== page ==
BORIS Johnson has told civil servants his “top priority” is preparing “urgently and rapidly” for a No Deal Brexit.
The PM said he “would very much prefer to leave with a deal” that abolishes the Irish backstop.
The PM has told Brussels that the UK will be leaving "do or die" by October 31.
However, he has not ruled out working with the EU and called on Brussels chiefs to show some “common sense” if they come back to the negotiating table.
He told the BBC: "As we've made clear, the backstop doesn't work for a proud democracy like the UK. But there's every possibility for the EU to show flexibility.
As we've made clear, the backstop doesn't work for a proud democracy like the UK. But there's every possibility for the EU to show flexibility.
“There's bags of time for them to do it and I'm confident they will."
Johnson's softening position towards the EU comes after a Tory transport minister said that a No Deal scenario would be an "absolute disaster".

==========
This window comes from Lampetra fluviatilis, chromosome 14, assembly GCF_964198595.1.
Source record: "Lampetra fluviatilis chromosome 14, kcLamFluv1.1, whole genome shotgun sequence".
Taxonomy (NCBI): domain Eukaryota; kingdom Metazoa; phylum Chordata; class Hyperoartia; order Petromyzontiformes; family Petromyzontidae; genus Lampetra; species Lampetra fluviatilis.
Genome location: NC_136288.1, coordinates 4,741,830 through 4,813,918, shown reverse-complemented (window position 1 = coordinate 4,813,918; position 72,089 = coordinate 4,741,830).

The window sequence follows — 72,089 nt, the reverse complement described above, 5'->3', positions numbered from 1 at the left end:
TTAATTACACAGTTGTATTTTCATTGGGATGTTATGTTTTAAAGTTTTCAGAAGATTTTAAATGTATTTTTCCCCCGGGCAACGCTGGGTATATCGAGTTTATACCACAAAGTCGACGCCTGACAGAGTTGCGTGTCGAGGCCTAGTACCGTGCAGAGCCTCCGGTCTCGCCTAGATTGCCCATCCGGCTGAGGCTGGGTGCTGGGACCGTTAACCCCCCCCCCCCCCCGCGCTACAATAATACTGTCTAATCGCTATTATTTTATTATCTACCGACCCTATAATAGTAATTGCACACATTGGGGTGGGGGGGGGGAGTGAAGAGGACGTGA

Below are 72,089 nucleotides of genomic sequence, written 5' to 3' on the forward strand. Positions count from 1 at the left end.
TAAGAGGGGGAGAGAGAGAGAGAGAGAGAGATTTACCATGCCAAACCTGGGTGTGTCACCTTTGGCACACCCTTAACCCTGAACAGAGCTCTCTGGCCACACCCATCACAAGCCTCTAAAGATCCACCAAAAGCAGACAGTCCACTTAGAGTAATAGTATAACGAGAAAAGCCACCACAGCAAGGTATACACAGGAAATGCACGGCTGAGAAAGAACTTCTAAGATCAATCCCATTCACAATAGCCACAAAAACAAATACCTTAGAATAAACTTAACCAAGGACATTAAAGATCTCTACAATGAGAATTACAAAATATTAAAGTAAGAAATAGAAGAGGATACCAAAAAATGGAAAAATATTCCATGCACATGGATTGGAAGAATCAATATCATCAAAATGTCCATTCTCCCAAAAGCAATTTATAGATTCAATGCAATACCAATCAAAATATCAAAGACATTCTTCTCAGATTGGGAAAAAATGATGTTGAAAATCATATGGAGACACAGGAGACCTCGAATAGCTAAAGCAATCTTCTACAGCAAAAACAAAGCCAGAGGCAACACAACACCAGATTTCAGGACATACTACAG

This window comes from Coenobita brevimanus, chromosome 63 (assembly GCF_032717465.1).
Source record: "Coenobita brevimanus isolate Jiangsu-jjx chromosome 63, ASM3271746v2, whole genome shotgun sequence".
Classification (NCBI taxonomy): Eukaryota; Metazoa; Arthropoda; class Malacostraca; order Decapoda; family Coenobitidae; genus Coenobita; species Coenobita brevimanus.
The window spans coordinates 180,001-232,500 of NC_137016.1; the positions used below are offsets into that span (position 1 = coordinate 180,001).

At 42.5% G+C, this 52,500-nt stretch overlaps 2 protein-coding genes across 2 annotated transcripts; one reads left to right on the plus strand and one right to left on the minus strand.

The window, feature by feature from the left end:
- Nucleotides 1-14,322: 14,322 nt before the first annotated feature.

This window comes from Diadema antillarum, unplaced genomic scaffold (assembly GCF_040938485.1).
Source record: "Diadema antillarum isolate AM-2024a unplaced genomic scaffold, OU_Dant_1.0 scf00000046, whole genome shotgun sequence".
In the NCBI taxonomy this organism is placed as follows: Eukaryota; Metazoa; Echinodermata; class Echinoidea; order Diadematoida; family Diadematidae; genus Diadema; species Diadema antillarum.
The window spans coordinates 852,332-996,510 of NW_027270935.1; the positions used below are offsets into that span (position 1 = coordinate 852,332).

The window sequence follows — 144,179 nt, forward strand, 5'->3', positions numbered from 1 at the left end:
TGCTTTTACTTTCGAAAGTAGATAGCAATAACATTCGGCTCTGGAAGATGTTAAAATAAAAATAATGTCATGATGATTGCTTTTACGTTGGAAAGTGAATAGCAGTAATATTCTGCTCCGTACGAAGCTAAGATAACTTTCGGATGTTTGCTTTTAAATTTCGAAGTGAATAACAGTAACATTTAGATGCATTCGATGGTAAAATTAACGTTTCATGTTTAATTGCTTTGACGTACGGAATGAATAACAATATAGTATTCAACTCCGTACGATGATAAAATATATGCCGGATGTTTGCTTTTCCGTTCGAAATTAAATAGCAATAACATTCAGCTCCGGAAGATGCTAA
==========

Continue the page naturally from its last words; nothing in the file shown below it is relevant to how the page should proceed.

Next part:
George Freeman, MP for Mid Norfolk, said his party's push towards leave the bloc without a withdrawal agreement would keep the Conservatives "out of office for two decades."
NO DEAL 'DISASTER'
Speaking on HuffPost UK's Commons People podcast, Mr Freeman said: "Being able to use the legitimate threat of no-deal to get a good deal is a perfectly acceptable strategy.
"I do not agree with those very few hard-liners who think that WTO long-term would be satisfactory. I don't at all, I think it would be an absolute disaster and politically for my party would see us out of office for two decades, I think.
I think it would be an absolute disaster and politically for my party would see us out of office for two decades, I think.
"More importantly, I think it would be very damaging to the stability of this country."
Mr Freeman added: "For me, what the Prime Minister has said he wants to do is get a sensible deal.
"Bear in mind we were very close to getting this deal through – a tweak to the backstop would do it."
Boris is expected to ignore a no confidence vote if Tory rebels and Labour remainers try to oust him before October 31.
MPs are set to return to Parliament at the end of recess on September 3.
If the PM is defeated in a no-confidence motion he would have 14 days, under the Fixed Term Parliaments Act, to win another vote of confidence or, if no other government could be formed, face a general election.
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